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Article
February 20, 1932

DELAYED LABOR CAUSED BY A SHORTENED OR SHORT UMBILICAL CORD

Author Affiliations

Obstetrician, Robinwood Hospital, Dispensary of Toledo District Nurse Association TOLEDO, OHIO

JAMA. 1932;98(8):598-602. doi:10.1001/jama.1932.02730340006002
Abstract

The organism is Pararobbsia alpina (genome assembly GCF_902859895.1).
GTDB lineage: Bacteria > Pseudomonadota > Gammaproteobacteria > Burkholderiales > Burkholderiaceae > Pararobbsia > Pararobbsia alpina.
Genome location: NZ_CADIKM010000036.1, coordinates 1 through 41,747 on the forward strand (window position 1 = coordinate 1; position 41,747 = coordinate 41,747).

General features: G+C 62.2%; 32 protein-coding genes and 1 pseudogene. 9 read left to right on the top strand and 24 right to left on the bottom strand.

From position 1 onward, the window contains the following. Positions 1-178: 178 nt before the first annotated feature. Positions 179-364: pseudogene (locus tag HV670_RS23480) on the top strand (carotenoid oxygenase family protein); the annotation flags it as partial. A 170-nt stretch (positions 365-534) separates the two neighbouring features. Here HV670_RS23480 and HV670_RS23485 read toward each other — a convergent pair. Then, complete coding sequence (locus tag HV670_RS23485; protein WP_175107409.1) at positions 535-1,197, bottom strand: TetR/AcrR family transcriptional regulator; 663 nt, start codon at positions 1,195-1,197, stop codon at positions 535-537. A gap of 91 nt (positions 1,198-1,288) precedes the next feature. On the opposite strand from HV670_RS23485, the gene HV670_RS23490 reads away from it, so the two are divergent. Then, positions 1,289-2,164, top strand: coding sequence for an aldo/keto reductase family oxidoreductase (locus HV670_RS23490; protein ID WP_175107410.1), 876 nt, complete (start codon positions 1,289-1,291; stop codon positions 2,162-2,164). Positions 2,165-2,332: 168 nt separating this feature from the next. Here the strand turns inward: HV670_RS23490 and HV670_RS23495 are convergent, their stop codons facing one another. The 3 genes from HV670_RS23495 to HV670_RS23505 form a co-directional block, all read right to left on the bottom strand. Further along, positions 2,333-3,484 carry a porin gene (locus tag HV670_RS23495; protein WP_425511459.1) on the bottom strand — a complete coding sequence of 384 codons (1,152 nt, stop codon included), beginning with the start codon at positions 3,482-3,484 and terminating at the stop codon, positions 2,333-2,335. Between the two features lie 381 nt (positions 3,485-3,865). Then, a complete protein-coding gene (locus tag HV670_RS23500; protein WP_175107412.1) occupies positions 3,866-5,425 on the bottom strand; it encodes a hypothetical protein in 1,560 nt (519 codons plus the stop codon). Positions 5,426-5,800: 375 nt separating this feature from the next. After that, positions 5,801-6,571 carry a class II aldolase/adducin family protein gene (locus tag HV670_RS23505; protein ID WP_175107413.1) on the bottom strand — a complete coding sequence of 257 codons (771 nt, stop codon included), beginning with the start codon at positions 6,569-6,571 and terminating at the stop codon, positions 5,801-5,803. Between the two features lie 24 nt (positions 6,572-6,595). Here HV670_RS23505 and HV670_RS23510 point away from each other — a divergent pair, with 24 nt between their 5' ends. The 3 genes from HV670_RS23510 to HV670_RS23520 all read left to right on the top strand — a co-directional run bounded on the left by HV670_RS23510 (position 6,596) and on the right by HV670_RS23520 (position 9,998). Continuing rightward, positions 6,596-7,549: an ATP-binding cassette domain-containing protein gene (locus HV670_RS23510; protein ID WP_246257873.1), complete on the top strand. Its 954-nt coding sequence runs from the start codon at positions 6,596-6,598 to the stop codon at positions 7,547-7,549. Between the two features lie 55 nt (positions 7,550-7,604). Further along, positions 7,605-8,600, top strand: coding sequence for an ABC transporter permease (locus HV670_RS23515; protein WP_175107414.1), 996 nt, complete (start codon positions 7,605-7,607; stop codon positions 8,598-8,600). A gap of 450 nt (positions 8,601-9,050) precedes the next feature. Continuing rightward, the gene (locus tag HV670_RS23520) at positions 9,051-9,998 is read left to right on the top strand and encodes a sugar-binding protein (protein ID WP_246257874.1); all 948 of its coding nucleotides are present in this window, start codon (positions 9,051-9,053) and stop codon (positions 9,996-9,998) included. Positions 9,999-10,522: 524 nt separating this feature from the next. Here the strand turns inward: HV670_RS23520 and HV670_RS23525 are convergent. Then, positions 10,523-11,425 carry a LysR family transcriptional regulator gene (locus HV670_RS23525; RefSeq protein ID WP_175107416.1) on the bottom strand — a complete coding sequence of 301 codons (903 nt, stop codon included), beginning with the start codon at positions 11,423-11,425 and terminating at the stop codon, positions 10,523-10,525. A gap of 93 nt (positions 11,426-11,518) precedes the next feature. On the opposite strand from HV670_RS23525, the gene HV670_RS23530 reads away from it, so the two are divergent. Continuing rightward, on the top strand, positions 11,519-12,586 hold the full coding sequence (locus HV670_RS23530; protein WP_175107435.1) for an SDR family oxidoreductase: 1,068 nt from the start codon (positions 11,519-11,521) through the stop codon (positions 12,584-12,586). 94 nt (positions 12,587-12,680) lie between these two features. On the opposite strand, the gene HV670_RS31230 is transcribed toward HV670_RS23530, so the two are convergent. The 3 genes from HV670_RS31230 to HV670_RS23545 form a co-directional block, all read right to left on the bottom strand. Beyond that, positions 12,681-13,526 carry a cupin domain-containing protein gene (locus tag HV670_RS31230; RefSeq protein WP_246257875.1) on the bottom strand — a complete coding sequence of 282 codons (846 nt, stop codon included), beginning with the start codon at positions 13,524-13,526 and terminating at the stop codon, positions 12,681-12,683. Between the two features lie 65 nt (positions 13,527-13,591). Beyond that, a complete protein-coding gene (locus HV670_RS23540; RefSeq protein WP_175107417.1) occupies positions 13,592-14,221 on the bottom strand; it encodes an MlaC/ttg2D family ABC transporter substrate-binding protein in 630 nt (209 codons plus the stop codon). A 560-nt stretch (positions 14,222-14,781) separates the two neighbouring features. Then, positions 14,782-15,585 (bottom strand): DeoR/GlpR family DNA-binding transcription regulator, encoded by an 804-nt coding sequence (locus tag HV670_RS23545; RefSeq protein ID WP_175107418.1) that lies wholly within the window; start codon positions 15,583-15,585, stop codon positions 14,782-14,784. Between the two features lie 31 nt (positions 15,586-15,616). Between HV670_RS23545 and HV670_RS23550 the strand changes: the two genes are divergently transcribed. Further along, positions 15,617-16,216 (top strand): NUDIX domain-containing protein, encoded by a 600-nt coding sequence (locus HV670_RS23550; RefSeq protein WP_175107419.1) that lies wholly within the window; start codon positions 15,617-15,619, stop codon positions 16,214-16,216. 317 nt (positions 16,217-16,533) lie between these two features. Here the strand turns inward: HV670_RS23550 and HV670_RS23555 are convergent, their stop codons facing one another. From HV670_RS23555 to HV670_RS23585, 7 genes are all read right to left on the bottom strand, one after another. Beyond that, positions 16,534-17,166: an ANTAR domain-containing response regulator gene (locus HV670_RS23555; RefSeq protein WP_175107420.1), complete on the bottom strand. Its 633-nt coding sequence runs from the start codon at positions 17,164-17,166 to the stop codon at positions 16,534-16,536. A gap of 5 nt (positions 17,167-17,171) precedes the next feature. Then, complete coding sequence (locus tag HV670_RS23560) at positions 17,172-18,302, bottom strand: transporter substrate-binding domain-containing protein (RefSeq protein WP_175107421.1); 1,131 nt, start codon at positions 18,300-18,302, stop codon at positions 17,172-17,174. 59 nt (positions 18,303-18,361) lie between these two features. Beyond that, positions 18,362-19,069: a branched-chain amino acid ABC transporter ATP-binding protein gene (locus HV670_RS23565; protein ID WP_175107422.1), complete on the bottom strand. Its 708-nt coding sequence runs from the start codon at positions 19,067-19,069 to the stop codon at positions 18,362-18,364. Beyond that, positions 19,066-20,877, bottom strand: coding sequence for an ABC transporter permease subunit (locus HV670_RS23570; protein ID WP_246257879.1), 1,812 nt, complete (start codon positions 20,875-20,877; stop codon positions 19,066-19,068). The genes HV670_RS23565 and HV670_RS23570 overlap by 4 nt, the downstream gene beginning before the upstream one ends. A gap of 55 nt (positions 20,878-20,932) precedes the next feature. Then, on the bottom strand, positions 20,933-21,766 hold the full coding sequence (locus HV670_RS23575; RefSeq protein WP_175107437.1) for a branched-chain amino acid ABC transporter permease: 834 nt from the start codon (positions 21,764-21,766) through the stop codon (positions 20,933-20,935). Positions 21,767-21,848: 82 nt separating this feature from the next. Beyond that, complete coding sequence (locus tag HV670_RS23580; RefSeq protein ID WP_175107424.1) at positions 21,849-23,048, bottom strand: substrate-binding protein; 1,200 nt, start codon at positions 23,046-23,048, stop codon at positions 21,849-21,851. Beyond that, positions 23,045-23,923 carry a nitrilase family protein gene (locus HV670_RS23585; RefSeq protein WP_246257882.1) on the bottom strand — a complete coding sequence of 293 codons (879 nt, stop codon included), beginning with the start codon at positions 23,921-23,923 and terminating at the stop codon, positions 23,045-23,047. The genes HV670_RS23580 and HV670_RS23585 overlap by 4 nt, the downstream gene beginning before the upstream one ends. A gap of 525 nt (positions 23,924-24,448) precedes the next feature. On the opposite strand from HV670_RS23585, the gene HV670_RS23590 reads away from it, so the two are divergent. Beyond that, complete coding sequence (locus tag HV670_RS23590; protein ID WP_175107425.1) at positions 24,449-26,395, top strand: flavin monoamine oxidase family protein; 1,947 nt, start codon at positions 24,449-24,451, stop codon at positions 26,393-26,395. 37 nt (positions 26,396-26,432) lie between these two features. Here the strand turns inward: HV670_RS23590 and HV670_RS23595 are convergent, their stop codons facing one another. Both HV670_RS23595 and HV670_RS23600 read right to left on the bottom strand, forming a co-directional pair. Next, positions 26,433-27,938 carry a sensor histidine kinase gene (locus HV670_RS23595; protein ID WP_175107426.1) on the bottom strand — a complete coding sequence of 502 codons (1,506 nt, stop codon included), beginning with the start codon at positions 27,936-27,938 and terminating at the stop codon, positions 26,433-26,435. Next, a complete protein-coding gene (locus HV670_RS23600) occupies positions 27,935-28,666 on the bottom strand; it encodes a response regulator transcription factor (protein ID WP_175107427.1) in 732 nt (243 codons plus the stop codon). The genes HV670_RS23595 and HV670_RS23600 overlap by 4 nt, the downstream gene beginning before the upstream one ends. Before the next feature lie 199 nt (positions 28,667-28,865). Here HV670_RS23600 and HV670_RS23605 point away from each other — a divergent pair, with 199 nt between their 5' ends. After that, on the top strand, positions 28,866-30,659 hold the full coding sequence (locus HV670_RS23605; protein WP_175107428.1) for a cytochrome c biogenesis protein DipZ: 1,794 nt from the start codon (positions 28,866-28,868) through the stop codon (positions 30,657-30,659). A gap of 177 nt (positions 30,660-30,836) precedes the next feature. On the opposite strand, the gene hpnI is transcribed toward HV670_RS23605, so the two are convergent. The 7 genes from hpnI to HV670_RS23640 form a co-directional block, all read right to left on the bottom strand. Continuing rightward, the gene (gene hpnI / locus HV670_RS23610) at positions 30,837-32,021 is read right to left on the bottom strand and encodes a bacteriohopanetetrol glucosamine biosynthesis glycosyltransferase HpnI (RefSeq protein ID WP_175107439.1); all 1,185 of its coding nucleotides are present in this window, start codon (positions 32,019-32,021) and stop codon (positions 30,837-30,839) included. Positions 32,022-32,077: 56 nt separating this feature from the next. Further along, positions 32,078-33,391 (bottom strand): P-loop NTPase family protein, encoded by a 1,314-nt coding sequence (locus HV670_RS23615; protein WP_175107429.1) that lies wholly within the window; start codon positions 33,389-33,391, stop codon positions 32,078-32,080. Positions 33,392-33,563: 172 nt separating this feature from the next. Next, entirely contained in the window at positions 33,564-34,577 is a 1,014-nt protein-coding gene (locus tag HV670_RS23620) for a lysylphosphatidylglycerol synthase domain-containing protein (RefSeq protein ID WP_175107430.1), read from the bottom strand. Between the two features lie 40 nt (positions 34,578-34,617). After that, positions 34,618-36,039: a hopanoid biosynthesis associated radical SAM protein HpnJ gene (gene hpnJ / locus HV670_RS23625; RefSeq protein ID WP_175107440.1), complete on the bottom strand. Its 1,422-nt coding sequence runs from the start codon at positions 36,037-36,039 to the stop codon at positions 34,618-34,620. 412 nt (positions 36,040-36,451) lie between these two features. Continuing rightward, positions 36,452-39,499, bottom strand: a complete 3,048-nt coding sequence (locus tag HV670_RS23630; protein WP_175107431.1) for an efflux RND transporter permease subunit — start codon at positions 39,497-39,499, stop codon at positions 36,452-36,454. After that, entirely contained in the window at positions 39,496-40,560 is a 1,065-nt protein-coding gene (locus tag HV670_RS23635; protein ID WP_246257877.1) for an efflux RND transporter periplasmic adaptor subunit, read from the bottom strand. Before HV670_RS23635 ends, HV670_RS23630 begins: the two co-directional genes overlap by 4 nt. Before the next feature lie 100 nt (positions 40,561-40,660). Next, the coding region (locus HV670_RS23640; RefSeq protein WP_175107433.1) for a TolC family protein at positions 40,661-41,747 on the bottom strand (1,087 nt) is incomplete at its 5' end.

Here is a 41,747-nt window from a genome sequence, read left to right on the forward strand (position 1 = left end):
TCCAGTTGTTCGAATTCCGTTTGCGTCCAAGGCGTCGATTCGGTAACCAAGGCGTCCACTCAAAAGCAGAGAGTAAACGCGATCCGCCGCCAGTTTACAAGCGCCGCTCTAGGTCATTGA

In all cases of delayed labor a shortened or short cord must be suspected. In 1922 I1 reported the analysis of 35,712 cases, which showed a shortened or short cord once in every 5.5 births. From an analysis of the last 750 consecutive cases of my own, on which the following conclusions are based, there is a shortened or short cord (a cord complication) once in every 3.5 births. The usually accepted symptoms of cord complication are: an immediate recedence of the presenting part at the end of the uterine contraction; a recedence accompanied by the passing of urine;2 umbilical souffle;3 a gradual cessation of labor pains;4 pain in the back; a desire on the part of the patient to assume the sitting posture, in order to exert more pressure in expulsion; localized pain at the placental site, due to traction on the placenta and partial

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